Frost in Morrowind

Edward Frost's time in Morrowind has come to an end; but his struggles are recorded here for any to read. A year in the making, and spanning one hundred and fifty chapters… Violence, suspicion, loss, betrayal, revenge, power with a price, a fight for survival, ages-old mysteries... all thrust in the way of Edward Frost, a man simply trying to rebuild his life.

Chapter 1 can be found here.

Friday, June 30, 2006

Chapter 146: Spoiling for martyrdom

The king's champion stepped purposefully towards me, raising an unusual blade: gracefully curved, but wider towards its end than at the hilt. I side-stepped to avoid the whistling downward swing of the sabre, and was then forced to quickly jump back as Karrod swung out at waist-level. He was not using a shield: I sent my own Daedric blade in a low arc towards his unprotected flank...

It was a tremendous fight - and a long one. I do not know whether Karrod carried with him enchanted items that gave him preternatural grace and ability, or whether he was simply a physically powerful and extremely well-trained man; but he was easily my equal as a fighter. I was very impressed: my own strength and ability was not something I really considered to be well-earned: it was mostly the result of magic (the magicka leak), or my vampiric blood.

Karrod's god-like endurance was certainly not in question: every blow of mine that bypassed his armour only sunk a little way into his flesh - before he twisted away, out of the blade's path. Still, he was soon bleeding from multiple wounds; but it did not slow the giant of a Redguard in the slightest. I too was caught many times by his strange sabre; but I had fed from Hunter directly before departing for Mournhold, and her fresh blood served to heal my every wound almost instantly.

This was Karrod's undoing, in the end: he could not outlast an opponent whose wounds closed over as quickly as he could attack. As more and more of his blood stained the floor, his movements slowed and became sluggish. Eventually he sank to his knees, sabre resting on the dais; and he raised his hand, palm outwards.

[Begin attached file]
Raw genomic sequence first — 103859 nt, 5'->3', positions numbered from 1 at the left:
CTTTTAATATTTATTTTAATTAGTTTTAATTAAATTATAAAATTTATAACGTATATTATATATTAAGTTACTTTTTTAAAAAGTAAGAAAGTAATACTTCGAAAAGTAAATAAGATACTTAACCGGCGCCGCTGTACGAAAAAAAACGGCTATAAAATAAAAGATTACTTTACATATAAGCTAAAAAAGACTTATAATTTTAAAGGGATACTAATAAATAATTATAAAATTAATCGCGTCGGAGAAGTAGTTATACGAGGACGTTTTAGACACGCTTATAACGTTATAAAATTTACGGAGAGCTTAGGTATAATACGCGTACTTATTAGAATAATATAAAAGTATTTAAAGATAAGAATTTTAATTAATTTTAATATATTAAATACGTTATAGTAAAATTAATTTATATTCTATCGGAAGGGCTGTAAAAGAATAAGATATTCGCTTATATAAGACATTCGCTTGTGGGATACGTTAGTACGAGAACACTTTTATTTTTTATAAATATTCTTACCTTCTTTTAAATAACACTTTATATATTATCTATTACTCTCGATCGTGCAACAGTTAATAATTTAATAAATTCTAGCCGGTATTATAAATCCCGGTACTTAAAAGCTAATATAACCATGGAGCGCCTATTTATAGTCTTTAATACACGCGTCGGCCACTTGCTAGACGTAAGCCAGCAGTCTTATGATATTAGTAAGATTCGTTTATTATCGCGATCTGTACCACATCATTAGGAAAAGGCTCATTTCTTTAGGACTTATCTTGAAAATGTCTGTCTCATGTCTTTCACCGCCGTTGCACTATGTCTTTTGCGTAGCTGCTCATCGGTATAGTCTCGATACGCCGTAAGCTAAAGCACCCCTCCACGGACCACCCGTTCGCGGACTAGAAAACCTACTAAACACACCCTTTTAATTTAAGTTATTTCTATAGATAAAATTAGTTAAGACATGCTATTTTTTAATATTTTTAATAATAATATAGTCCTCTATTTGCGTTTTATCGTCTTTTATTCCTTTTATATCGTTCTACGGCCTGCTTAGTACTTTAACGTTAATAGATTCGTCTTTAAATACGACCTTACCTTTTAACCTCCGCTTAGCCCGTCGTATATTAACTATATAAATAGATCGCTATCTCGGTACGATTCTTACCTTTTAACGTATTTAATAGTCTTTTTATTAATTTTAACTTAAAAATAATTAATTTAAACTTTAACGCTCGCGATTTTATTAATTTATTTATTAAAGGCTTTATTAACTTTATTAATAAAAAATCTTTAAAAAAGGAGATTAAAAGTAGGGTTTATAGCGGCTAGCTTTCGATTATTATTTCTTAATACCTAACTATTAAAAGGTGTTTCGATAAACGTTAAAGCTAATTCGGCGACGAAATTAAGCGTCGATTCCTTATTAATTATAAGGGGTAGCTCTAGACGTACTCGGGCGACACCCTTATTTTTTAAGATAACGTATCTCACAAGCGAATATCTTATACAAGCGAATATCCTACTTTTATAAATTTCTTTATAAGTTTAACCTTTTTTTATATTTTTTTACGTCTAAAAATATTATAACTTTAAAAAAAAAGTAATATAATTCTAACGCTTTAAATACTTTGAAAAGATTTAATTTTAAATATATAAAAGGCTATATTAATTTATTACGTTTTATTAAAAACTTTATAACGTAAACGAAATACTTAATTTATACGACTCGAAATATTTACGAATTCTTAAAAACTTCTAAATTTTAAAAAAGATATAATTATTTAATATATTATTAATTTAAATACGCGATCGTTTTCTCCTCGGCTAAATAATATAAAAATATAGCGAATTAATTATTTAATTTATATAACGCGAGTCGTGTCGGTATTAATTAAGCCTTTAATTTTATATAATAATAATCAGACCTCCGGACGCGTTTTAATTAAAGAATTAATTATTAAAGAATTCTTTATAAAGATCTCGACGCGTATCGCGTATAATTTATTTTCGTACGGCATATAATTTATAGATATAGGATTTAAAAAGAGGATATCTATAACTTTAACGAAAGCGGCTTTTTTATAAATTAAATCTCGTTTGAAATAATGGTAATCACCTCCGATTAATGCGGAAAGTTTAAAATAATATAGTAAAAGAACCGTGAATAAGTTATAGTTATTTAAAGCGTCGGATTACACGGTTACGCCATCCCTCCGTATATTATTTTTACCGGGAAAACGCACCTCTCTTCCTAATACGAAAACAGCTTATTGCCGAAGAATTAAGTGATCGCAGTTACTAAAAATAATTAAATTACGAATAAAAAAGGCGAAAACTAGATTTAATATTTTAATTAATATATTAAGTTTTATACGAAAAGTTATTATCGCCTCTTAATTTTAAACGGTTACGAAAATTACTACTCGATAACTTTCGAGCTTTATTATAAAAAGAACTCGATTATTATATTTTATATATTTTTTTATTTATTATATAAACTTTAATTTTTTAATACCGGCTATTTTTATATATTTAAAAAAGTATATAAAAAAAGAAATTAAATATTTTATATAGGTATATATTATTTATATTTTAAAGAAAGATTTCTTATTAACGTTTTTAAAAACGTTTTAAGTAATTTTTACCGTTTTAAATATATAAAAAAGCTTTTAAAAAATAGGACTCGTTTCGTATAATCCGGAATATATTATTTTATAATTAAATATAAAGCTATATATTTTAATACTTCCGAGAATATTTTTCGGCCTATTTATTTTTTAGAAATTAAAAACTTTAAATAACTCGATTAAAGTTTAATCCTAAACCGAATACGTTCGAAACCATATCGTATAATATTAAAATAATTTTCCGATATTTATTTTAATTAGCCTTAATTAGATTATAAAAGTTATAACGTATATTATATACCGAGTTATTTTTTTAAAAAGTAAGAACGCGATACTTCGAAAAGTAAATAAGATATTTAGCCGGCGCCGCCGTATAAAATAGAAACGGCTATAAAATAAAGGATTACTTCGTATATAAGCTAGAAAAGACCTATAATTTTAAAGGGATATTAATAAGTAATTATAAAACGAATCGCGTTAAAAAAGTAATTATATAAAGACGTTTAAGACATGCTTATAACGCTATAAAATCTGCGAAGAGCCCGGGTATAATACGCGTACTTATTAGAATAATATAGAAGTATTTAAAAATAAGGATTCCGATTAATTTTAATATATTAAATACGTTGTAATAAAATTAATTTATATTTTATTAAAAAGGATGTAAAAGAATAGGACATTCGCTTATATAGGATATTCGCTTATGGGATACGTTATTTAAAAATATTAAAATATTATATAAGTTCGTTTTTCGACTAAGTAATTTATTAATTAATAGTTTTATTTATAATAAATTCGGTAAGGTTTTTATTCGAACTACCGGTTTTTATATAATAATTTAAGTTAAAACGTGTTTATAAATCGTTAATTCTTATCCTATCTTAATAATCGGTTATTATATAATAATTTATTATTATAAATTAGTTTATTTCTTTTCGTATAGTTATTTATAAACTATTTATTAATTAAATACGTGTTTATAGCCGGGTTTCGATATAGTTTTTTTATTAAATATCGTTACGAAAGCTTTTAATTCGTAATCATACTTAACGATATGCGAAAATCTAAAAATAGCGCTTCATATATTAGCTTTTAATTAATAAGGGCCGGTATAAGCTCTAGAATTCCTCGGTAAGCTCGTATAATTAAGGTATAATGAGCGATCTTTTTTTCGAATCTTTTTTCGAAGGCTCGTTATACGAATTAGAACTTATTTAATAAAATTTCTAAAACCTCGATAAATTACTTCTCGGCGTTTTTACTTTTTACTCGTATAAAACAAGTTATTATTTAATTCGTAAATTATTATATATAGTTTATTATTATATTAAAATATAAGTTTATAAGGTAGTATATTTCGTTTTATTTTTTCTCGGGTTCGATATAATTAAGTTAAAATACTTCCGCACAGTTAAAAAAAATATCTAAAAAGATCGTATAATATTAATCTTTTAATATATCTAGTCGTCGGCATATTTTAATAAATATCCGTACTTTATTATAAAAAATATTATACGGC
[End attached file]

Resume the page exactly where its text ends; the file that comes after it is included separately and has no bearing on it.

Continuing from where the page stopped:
"Stop... please." He said. Everyone gasped, and I blinked in surprise. Had Helseth not just told me that Karrod was mute? "You are the better fighter." Karrod rumbled. "I concede."

King Helseth stepped up onto the edge of the dais, clapping.

"Excellent! We should have expected no less from a vampire, of course. I think that you can be of use to us. But first: Karrod... you speak! After all these years..."

The massive Redguard did not stand, or raise his head.

"Sorry." Was all he said.

"Yes... well; we shall be having a word together shortly, you and I." Helseth turned to an Imperial Cult healer who had been watching on with the Royal Guardsmen. "Tend to his wounds, if you please." He said, pointing to Karrod. "And someone clean up this blood."

A very relieved-looking Sirilonwe came up and rested her hand on my shoulder as Helseth drew me aside to congratulate me on my victory. I had expected him to be disappointed that Karrod had not managed to kill me... and he probably was; but his expression was unreadable.

"That was quite a show. You deserve a commendation for defeating Karrod, vampire Frost: that really was the first time he has lost a fight. And that you have revealed that he has been keeping this secret from me for so long... well: I believe you have proven your loyalty through all this." The king lowered his voice slightly. "We have plans for you... and I'm sure you can see how we can both benefit from the powerful friends we would gain through a... joint endeavour."

I felt my body tense up as the king drew a large, glittering dagger with a blade of green volcanic glass from inside his robes. However, he then also pulled out the sheath to go with the blade, and handed them both to me.

"Take this as a token of my esteem: to seal this working relationship. It was my father's ceremonial blade: the 'Dagger of Symmachus', some call it."

The finely-wrought blade was quite large for a dagger, and boasted a minor protection enchantment. It was a valuable and generous gift. This only made me suspicious, of course.

"Now," Helseth continued, "onto our plans for you. They concern the Temple; and I have no qualms about admitting - in front of you, vampire Frost - my lack of love for Almalexia and her Temple here in the city. You helped Delitian secure an informant among them, after all. The attack by these constructs - these 'fabricants' as they have come to be called - on the city is obviously a cause for concern: and again, it was you who found that they are not Dwemer-made."